The Humble Peanut's Many Hats

Everyone knows the peanut as a tasty snack; the other treasure in a box of Crackerjacks; and the ubiquitous offering in all those candy bars.

Peanut oil, however, is used for everything from cooking to cosmetics and paints, and even the shells are ground up for wallboard and other industrial products.

Though the peanut is often associated with a small size or intellect, in Georgia, the nation's leading peanut producer, arachis hypogaea is big business. The dimpled peanut, first brought to North America from Africa by slaves, has a farm value of almost $500 million.

The peanut may not have the class of romantic allure of cashews or almonds, but the old-fashioned goober - popularized by botanist George Washington Carver - has long been part of the American diet and landscape. A fistful of the salty nuts is the time-honored snack at stadiums, local fairs, and on airplanes.

Peanut butter, the gooey mixture developed by a St. Louis physician in 1890, is one of the 12 most commonly purchased items in American supermarkets, with annual retail sales of more than $1 billion.

At least half a dozen peanut butter ice cream and yogurt flavors fill the freezers in national supermarket chains, regional dairies, and mom-and-pop stores around the country. Peanuts in some form or another are in four of the nation's 10 best-selling candies - Snickers, Reese's Peanut Butter Cups, Peanut M&Ms, and Butterfingers. The confectionary industry uses about 25 percent of US crop annually.

Not really a nut and not a seed, peanuts are members of the legume, or pea family. Unlike walnuts, pecans, and other nuts, peanuts grow underground and are often dubbed groundnuts. The folksy foodstuff has inspired half a dozen songs, including the Civil War ditty "Eatin' Goober Peas." And when Jimmy Carter, the world's most famous peanut farmer, was campaigning for president in 1976, supporters formed the Peanut Brigade to propel him to the White House.

Peanut butter, one of the original fast-foods of the masses, has inspired a world-wide fan club with more than 4,000 members over age 18. (In fact, adults actually eat more peanut butter annually than do children.) The membership roll boasts a long list of celebrities including Elvis Presley, President Clinton, Madonna, and newscaster Dan Rather.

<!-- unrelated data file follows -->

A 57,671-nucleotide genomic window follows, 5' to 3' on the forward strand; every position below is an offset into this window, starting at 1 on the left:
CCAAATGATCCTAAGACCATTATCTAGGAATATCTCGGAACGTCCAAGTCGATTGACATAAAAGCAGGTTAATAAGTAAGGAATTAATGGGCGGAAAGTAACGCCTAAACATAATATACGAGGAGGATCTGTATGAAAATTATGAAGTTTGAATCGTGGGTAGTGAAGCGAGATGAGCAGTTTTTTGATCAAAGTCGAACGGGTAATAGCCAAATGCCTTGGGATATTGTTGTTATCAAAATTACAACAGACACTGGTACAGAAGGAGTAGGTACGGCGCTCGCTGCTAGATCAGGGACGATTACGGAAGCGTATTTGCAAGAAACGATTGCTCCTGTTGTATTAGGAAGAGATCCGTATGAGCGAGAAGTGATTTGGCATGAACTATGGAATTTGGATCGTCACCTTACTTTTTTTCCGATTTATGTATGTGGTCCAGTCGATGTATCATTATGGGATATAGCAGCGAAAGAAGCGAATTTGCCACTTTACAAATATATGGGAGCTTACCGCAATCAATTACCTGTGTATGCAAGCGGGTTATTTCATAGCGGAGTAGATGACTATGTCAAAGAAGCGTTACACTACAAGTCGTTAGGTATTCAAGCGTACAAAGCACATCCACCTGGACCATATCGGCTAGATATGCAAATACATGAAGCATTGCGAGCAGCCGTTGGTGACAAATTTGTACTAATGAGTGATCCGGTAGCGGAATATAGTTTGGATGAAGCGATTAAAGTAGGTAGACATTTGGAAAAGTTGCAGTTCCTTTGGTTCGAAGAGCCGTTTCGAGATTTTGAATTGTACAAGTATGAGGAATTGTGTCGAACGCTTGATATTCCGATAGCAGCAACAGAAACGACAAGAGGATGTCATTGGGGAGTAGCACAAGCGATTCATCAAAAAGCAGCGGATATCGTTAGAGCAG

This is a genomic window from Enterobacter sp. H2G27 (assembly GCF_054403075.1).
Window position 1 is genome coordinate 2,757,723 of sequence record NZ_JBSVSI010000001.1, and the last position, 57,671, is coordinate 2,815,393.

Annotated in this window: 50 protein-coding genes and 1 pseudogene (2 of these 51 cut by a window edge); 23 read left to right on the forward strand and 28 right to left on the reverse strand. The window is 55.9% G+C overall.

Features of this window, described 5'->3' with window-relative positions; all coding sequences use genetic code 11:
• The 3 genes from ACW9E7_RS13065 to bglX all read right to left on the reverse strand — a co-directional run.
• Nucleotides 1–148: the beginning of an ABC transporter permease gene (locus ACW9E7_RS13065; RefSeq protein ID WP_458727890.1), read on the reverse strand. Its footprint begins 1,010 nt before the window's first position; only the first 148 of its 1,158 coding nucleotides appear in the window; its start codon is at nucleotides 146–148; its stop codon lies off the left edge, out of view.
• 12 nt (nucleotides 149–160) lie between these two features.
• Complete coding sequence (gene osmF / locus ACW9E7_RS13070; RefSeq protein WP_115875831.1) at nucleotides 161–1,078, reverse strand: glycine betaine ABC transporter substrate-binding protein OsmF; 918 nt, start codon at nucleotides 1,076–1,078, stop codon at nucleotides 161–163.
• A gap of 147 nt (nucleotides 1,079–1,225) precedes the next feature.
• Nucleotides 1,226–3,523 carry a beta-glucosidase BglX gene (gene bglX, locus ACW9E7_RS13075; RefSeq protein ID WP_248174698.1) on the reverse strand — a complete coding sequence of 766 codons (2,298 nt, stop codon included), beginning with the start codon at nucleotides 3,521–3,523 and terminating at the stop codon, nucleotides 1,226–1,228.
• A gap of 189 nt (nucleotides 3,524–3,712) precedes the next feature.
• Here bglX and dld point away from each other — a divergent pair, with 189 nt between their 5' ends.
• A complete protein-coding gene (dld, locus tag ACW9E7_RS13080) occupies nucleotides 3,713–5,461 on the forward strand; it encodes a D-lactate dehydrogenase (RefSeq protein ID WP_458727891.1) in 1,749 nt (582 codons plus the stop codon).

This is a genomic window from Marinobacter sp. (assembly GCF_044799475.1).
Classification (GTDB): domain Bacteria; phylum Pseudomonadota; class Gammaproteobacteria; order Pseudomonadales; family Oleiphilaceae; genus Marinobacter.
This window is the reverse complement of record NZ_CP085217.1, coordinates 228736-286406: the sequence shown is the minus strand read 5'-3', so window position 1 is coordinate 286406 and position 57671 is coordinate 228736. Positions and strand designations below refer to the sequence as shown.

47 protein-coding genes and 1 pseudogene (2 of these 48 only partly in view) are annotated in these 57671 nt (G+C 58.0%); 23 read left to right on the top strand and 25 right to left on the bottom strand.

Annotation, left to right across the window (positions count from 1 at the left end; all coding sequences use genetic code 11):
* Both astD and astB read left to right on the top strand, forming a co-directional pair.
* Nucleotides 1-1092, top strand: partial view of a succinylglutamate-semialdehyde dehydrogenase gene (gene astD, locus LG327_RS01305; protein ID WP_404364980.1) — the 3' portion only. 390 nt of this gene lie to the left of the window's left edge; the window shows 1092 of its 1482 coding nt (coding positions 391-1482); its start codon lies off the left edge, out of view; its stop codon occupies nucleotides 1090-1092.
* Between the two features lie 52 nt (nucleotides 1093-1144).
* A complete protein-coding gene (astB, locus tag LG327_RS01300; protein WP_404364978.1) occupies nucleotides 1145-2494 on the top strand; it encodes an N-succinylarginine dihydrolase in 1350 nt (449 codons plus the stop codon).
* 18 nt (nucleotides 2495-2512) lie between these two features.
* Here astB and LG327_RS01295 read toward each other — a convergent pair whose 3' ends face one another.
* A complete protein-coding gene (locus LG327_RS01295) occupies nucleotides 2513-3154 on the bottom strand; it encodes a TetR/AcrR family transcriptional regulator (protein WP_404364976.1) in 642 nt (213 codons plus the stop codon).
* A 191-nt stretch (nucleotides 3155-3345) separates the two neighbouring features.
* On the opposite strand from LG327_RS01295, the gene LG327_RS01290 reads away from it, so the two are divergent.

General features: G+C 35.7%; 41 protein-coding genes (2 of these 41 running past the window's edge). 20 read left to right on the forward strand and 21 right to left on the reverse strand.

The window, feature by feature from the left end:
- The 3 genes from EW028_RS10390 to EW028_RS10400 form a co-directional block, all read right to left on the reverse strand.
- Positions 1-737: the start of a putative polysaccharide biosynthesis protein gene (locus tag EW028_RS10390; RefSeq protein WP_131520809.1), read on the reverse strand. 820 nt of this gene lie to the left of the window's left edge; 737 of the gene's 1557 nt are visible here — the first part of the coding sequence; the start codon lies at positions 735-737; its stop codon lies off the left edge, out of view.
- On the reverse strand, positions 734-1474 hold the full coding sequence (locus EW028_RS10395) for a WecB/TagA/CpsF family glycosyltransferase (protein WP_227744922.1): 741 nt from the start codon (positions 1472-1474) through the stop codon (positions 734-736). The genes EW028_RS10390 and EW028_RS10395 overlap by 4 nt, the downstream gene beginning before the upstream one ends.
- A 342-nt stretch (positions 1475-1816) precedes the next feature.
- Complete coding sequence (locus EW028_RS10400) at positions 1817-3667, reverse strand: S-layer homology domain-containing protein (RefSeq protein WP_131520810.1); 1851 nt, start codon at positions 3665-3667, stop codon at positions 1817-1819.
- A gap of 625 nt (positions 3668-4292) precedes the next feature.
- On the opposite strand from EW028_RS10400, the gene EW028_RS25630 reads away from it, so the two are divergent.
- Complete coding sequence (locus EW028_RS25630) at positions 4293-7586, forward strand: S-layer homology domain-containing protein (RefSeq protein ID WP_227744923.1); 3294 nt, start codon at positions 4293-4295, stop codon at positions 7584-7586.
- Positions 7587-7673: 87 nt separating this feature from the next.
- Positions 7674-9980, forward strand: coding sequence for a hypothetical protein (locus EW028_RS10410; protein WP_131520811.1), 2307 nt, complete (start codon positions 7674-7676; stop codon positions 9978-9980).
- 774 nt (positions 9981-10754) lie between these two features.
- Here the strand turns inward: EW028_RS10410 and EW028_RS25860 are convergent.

Leslie Wagner, the president of the Adult Peanut Butter Lovers Fan Club, says, "Our members are fans in the true sense of the word. They put peanut butter on everything - chili, orange slices, corn on the cob, and hot apple pie. Some even carry jars of peanut butter when they travel."

While the modest groundnut has long been used in African and Asian dishes, it is now showing up in regional fare and on gourmet menus. Along with being eaten out of the shell, the peanut can be boiled, fried, steamed, and pured and added to soups, stews, sauces, and glazes.

Spicy Peanut Garlic Roast Pork

1 3-pound boneless pork loin - rolled and tied

3 cloves of garlic, cut in slivers

1 tablespoon ground coriander

1 teaspoon freshly ground black pepper

For the Glaze

1/2 cup creamy peanut butter

1 tablespoon brown sugar

1 teaspoon hot sauce (or to taste)

1 tablespoon Dijon mustard

With a sharp knife, make incisions in roast and insert cloves of garlic. Rub meat with a mixture of coriander and pepper and let rest at room temperature for one hour. Place pork on rack in roasting pan and cook uncovered in pre-heated oven at 350 degrees F., for 1-1/4 hours, or until done (145 degrees F. on meat thermometer). Mix ingredients for glaze, creaming well. Spread glaze over roast and return to oven for 10 minutes at 450 degrees F. The roast will have a rich, crunchy glaze.

Serve with buttered noodles and steamed broccoli or peas.

Serves six.

- Based on a recipe from

'The Great American Peanut Butter Cookbook,'

by Larry and Honey Zisman

Peanut Soup

2 tablespoons butter

3 tablespoons grated onion

1 stalk celery, thinly sliced

2 tablespoons flour

3 cups chicken broth

1/3 cup creamy peanut butter

3 teaspoons lemon juice

Salt and freshly ground pepper to taste

4 tablespoons chopped dry-roasted peanuts

Chopped parsley for garnish (optional)

Melt butter in saucepan over medium heat. Add onion and celery and saut five minutes. Stir in flour and mix well. Gradually add chicken broth stirring to keep mixture smooth; simmer 20 minutes. Remove from heat and strain. Return soup to pan and stir in peanut butter, lemon juice, salt and pepper.

Heat thoroughly; garnish with chopped peanuts and parsley.

Makes 4 cups.


*The word goober comes from "nguba," the African word for peanut.

*The expression "peanut gallery" originally referred to the higher, cheaper seats in a theater where the audience munched on peanuts.

*Botanist George Washington Carver discovered more than 300 uses for peanuts - everything from baby massage cream to dyes for leather and clothing.

*Two peanut farmers have been elected president of the United States - Thomas Jefferson and Jimmy Carter.

*America raises peanuts primarily for food. Other countries raise peanuts primarily for cooking oil.

*The average American eats 3.3 pounds of peanut butter a year.

*The average child will eat 1,500 peanut butter sandwiches by the time he graduates from high school.

*Astronaut Allen B. Sheppard took a peanut to the moon.

*Peanut butter can be used to remove gum stuck in hair.

*The average 12-ounce jar of peanut butter contains about 540 peanuts.

*Peanut shells are used to make kitty litter, fireplace logs, animal feed, and fuel for power plants.

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